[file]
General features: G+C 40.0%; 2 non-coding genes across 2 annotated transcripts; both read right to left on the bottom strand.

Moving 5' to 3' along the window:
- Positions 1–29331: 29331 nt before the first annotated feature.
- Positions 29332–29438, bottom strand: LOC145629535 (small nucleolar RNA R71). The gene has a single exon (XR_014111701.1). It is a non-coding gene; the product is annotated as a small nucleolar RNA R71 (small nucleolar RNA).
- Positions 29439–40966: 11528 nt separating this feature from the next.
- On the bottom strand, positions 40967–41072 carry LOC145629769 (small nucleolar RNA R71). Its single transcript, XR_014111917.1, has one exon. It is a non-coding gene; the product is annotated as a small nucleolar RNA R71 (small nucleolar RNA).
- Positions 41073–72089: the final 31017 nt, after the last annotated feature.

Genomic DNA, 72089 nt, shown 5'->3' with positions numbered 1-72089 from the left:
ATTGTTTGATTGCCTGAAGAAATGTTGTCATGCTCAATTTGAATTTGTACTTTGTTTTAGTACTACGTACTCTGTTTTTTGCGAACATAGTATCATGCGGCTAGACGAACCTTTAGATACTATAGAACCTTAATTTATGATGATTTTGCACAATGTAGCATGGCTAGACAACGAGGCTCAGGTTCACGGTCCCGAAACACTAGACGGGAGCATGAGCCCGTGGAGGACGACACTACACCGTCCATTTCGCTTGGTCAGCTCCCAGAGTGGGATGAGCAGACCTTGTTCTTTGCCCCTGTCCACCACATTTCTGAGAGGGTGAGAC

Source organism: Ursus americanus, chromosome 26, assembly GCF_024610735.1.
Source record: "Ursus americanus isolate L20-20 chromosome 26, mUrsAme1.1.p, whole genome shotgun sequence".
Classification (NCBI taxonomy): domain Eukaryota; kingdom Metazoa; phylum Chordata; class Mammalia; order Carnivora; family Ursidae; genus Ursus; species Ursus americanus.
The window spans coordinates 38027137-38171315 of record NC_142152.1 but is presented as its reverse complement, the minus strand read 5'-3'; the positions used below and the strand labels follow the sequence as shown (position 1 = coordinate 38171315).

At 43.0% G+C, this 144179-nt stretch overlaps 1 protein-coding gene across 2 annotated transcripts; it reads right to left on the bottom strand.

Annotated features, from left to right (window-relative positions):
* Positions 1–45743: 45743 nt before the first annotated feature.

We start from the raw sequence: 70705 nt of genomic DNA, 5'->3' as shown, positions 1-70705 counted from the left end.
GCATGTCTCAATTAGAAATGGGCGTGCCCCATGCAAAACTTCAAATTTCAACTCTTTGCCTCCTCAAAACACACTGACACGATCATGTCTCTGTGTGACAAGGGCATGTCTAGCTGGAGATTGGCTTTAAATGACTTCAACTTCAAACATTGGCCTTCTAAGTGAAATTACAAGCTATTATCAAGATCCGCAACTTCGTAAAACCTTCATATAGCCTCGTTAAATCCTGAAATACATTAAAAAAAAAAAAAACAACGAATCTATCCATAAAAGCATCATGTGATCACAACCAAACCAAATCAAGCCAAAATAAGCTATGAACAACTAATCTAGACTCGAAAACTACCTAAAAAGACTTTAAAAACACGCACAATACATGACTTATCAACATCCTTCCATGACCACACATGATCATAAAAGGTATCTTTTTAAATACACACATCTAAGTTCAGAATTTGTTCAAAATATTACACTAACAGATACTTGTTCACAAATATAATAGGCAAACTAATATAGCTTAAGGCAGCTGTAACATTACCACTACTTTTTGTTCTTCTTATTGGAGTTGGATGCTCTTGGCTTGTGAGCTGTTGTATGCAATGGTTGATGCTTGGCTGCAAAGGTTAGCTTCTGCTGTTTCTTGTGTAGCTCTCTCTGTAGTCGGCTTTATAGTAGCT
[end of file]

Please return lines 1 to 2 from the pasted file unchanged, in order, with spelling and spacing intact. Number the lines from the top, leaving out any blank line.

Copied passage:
General features: G+C 40.0%; 2 non-coding genes across 2 annotated transcripts; both read right to left on the bottom strand.

Moving 5' to 3' along the window: